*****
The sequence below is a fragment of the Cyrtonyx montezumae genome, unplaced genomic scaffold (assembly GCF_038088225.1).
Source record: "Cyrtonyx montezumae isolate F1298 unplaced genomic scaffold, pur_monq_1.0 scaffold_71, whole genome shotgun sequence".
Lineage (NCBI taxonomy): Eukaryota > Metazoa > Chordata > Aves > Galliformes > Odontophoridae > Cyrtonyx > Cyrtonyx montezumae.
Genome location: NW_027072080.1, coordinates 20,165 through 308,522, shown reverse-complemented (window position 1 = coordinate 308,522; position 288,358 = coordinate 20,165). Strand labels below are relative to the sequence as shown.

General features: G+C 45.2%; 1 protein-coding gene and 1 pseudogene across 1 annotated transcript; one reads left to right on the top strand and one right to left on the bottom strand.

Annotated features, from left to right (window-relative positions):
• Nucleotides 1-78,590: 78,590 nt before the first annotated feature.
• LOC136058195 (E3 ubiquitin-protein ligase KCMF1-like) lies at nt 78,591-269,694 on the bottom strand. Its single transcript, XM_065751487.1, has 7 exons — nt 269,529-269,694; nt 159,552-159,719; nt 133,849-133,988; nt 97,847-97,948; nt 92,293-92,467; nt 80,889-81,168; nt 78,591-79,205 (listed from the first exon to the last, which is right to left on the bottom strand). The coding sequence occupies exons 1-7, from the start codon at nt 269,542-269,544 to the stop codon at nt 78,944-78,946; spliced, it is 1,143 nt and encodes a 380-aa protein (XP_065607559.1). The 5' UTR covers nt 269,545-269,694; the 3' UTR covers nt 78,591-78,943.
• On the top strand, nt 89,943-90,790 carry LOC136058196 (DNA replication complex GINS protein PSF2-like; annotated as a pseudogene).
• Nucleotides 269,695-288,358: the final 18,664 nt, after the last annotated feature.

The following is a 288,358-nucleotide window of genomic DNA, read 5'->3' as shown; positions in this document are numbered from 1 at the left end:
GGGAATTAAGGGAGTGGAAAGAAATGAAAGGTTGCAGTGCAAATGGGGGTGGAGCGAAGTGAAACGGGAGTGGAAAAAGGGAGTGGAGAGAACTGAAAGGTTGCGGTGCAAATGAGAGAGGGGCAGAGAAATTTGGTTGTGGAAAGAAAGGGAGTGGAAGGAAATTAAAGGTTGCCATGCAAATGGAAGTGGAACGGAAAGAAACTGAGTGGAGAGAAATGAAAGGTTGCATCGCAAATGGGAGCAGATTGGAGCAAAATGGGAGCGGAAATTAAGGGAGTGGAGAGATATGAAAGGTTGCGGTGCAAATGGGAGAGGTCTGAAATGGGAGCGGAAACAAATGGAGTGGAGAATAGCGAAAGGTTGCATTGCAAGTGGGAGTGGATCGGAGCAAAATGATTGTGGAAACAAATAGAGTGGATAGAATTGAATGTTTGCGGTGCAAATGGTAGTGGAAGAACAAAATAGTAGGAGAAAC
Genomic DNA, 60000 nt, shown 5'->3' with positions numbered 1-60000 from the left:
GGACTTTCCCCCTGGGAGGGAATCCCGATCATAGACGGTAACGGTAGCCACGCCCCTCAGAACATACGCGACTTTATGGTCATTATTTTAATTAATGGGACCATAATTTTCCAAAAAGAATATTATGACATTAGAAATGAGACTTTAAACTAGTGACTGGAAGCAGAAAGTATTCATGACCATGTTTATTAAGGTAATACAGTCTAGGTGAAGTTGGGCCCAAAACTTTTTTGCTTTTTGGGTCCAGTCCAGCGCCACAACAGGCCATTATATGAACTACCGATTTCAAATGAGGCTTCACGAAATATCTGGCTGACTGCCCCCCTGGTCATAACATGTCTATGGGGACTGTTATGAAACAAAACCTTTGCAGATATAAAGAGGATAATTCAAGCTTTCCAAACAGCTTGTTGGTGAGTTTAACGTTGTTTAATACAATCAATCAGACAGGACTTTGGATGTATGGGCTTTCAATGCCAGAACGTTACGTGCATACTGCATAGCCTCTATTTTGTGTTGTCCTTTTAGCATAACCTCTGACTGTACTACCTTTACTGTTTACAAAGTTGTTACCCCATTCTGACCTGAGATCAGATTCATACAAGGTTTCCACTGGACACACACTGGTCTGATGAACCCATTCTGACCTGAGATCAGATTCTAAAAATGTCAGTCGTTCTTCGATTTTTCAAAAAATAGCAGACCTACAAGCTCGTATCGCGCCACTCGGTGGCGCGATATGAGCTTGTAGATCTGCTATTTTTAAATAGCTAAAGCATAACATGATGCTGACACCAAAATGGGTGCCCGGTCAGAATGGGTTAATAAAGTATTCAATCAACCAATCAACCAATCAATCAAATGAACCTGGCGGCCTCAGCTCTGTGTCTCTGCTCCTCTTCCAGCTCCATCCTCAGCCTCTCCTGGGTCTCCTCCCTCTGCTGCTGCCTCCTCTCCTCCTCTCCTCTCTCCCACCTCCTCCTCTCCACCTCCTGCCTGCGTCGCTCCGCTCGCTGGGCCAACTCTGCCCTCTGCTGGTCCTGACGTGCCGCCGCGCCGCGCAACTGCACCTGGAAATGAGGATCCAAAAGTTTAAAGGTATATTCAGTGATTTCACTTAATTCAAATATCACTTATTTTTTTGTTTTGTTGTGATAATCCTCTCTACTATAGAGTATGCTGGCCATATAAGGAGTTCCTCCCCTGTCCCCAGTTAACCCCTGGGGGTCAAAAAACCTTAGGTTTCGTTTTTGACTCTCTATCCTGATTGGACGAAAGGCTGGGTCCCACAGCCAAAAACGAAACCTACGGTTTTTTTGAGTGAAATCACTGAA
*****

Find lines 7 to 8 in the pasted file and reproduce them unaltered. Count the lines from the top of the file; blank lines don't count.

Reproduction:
• Nucleotides 1-78,590: 78,590 nt before the first annotated feature.
• LOC136058195 (E3 ubiquitin-protein ligase KCMF1-like) lies at nt 78,591-269,694 on the bottom strand. Its single transcript, XM_065751487.1, has 7 exons — nt 269,529-269,694; nt 159,552-159,719; nt 133,849-133,988; nt 97,847-97,948; nt 92,293-92,467; nt 80,889-81,168; nt 78,591-79,205 (listed from the first exon to the last, which is right to left on the bottom strand). The coding sequence occupies exons 1-7, from the start codon at nt 269,542-269,544 to the stop codon at nt 78,944-78,946; spliced, it is 1,143 nt and encodes a 380-aa protein (XP_065607559.1). The 5' UTR covers nt 269,545-269,694; the 3' UTR covers nt 78,591-78,943.